YF-23 Stealth Fighter: Why Did the U.S. Air Force Say No to This?
The Air Force passed on the plane, but it remains a top-notch aircraft—and other countries might be interested.
In the 1980s, the Cold War was reaching its highest point—and the U.S. Air Force was searching for a new jet fighter.
The jets that the Air Force operated at the time, including the F-14 Tomcat and the F-15 Eagle, were still in the prime of their operational service, but new Soviet fourth-generation fighters such as the Sukhoi Su-27 and the Mikoyan MiG-29 were proving adept as direct competitors to U.S. aircraft. The Air Force wanted something better—and to find it, they held a contest among defense contractors, the “Advanced Tactical Fighter” (ATF) competition.
At the end of the contest, two aircraft were anointed as finalists: the YF-22, built by Lockheed, Boeing, and General Dynamics, and the YF-23, built by Northrop and McDonnell Douglas.
Both aircraft were revolutionary new designs, bringing all that the United States had wanted to the table. The two were very similar in capabilities; of the two, the YF-23 was faster, and it also proved to be harder to detect on radar, though the YF-22 was more maneuverable.
The largest difference between the two planes, however, was in their sharply differing appearances. While the YF-23 appeared similar to existing Lockheed designs, the YF-23’s wings resembled a diamond, with a smaller profile than the YF-22. Two YF-23 prototypes were ultimately built; each was equipped with in-flight refueling capabilities and a weapon bay that could have held four AIM-120 missiles. If the aircraft had gone into production, it could have also been equipped with a 20-millimeter Vulcan cannon and an additional weapon bay for Sidewinder missiles.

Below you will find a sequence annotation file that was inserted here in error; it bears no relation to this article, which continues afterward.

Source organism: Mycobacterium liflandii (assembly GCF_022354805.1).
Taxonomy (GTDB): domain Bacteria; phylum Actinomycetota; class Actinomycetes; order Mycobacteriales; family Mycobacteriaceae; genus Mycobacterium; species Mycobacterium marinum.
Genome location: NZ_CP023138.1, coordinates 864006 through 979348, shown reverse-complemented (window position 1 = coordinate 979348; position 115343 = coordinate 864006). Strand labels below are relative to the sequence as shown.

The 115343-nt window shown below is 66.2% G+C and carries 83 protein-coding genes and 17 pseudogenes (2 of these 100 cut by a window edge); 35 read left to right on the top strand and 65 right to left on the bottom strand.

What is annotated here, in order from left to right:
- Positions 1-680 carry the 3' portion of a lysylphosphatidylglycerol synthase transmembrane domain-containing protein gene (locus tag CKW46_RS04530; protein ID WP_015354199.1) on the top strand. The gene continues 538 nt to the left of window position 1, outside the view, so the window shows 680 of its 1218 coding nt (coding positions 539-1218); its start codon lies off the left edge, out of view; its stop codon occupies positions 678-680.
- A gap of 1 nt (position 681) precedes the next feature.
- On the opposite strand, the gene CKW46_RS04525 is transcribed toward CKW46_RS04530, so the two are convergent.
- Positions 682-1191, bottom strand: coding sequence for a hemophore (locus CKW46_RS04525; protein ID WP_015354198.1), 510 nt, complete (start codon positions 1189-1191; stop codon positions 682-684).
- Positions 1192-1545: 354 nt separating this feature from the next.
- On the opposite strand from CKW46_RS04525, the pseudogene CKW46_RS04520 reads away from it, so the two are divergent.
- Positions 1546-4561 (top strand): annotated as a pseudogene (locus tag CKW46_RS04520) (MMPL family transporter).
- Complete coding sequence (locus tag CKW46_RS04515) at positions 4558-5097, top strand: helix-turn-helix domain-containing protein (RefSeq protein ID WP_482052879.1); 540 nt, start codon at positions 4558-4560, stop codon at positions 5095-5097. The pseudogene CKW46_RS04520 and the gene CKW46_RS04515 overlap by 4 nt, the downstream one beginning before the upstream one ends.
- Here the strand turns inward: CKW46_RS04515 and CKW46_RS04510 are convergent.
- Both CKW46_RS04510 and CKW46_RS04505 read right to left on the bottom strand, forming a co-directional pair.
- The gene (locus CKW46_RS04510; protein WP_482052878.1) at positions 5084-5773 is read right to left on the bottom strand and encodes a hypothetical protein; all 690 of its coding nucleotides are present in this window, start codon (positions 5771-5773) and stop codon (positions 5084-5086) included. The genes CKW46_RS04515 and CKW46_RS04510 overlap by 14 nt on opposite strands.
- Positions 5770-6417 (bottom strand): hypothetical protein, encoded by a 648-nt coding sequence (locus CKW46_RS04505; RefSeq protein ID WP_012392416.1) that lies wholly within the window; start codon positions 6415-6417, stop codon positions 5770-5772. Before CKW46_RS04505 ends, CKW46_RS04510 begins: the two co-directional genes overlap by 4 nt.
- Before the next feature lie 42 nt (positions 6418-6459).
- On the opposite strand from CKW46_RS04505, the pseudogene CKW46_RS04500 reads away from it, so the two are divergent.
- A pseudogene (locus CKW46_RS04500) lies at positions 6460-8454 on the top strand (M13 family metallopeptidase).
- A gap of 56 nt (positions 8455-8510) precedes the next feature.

But, forced to choose between the two aircraft, the Air Force ultimately preferred the YF-22, and that plane ultimately became the F-22 Raptor, which continues to fly and has been regarded by some as the best fighter aircraft in the world. The two YF-23 prototypes were ultimately shunted off to museums; one is in the National Museum of the U.S. Air Force in Dayton, Ohio, while the other is (as of 2010) in the Western Museum of Flight in Torrance, California.
Things might not be over for the YF-23, though. The Air Force passed on the plane, but it remains a top-notch aircraft—and other countries, incensed at export restrictions on the F-22, might be inclined to make use of it. Japan, in particular, is looking for a new fighter—and, as in 2018, speculation had arisen that Tokyo might make use of the YF-23 as the basis for a Japanese jet.
Trevor Filseth is a current and foreign affairs writer for the National Interest.
Image: Wikimedia Commons